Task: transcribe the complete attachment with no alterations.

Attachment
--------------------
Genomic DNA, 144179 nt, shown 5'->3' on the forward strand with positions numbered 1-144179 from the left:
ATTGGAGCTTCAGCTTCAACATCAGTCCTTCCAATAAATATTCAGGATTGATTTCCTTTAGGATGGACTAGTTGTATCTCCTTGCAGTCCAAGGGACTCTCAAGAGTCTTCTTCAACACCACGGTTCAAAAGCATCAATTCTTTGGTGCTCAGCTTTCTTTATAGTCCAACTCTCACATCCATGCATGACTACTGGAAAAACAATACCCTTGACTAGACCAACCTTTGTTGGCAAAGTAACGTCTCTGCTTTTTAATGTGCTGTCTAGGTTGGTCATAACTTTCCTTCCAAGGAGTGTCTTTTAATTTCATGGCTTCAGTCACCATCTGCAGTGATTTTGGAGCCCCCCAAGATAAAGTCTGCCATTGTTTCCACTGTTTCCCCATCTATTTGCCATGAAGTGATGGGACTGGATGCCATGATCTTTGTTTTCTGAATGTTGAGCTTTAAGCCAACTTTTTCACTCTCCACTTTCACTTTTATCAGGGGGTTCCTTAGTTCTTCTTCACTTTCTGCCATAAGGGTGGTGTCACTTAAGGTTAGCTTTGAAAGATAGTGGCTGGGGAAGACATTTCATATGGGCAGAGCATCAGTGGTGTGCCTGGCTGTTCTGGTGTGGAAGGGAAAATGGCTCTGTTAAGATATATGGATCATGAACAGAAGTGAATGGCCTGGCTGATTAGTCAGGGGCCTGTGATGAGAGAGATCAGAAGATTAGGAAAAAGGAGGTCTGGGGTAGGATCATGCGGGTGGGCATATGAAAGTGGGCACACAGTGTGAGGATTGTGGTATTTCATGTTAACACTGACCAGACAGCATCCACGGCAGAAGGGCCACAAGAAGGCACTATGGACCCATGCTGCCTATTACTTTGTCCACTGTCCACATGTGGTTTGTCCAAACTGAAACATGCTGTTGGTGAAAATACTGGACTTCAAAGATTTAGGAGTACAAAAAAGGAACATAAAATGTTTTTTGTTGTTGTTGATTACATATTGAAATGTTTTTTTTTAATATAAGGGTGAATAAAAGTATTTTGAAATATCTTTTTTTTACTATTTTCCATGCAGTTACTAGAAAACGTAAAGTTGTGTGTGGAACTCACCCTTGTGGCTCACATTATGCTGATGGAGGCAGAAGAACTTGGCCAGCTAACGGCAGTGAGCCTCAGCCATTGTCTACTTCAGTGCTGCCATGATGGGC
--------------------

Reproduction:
Genomic DNA, 144179 nt, shown 5'->3' on the forward strand with positions numbered 1-144179 from the left:
ATTGGAGCTTCAGCTTCAACATCAGTCCTTCCAATAAATATTCAGGATTGATTTCCTTTAGGATGGACTAGTTGTATCTCCTTGCAGTCCAAGGGACTCTCAAGAGTCTTCTTCAACACCACGGTTCAAAAGCATCAATTCTTTGGTGCTCAGCTTTCTTTATAGTCCAACTCTCACATCCATGCATGACTACTGGAAAAACAATACCCTTGACTAGACCAACCTTTGTTGGCAAAGTAACGTCTCTGCTTTTTAATGTGCTGTCTAGGTTGGTCATAACTTTCCTTCCAAGGAGTGTCTTTTAATTTCATGGCTTCAGTCACCATCTGCAGTGATTTTGGAGCCCCCCAAGATAAAGTCTGCCATTGTTTCCACTGTTTCCCCATCTATTTGCCATGAAGTGATGGGACTGGATGCCATGATCTTTGTTTTCTGAATGTTGAGCTTTAAGCCAACTTTTTCACTCTCCACTTTCACTTTTATCAGGGGGTTCCTTAGTTCTTCTTCACTTTCTGCCATAAGGGTGGTGTCACTTAAGGTTAGCTTTGAAAGATAGTGGCTGGGGAAGACATTTCATATGGGCAGAGCATCAGTGGTGTGCCTGGCTGTTCTGGTGTGGAAGGGAAAATGGCTCTGTTAAGATATATGGATCATGAACAGAAGTGAATGGCCTGGCTGATTAGTCAGGGGCCTGTGATGAGAGAGATCAGAAGATTAGGAAAAAGGAGGTCTGGGGTAGGATCATGCGGGTGGGCATATGAAAGTGGGCACACAGTGTGAGGATTGTGGTATTTCATGTTAACACTGACCAGACAGCATCCACGGCAGAAGGGCCACAAGAAGGCACTATGGACCCATGCTGCCTATTACTTTGTCCACTGTCCACATGTGGTTTGTCCAAACTGAAACATGCTGTTGGTGAAAATACTGGACTTCAAAGATTTAGGAGTACAAAAAAGGAACATAAAATGTTTTTTGTTGTTGTTGATTACATATTGAAATGTTTTTTTTTAATATAAGGGTGAATAAAAGTATTTTGAAATATCTTTTTTTTACTATTTTCCATGCAGTTACTAGAAAACGTAAAGTTGTGTGTGGAACTCACCCTTGTGGCTCACATTATGCTGATGGAGGCAGAAGAACTTGGCCAGCTAACGGCAGTGAGCCTCAGCCATTGTCTACTTCAGTGCTGCCATGATGGGC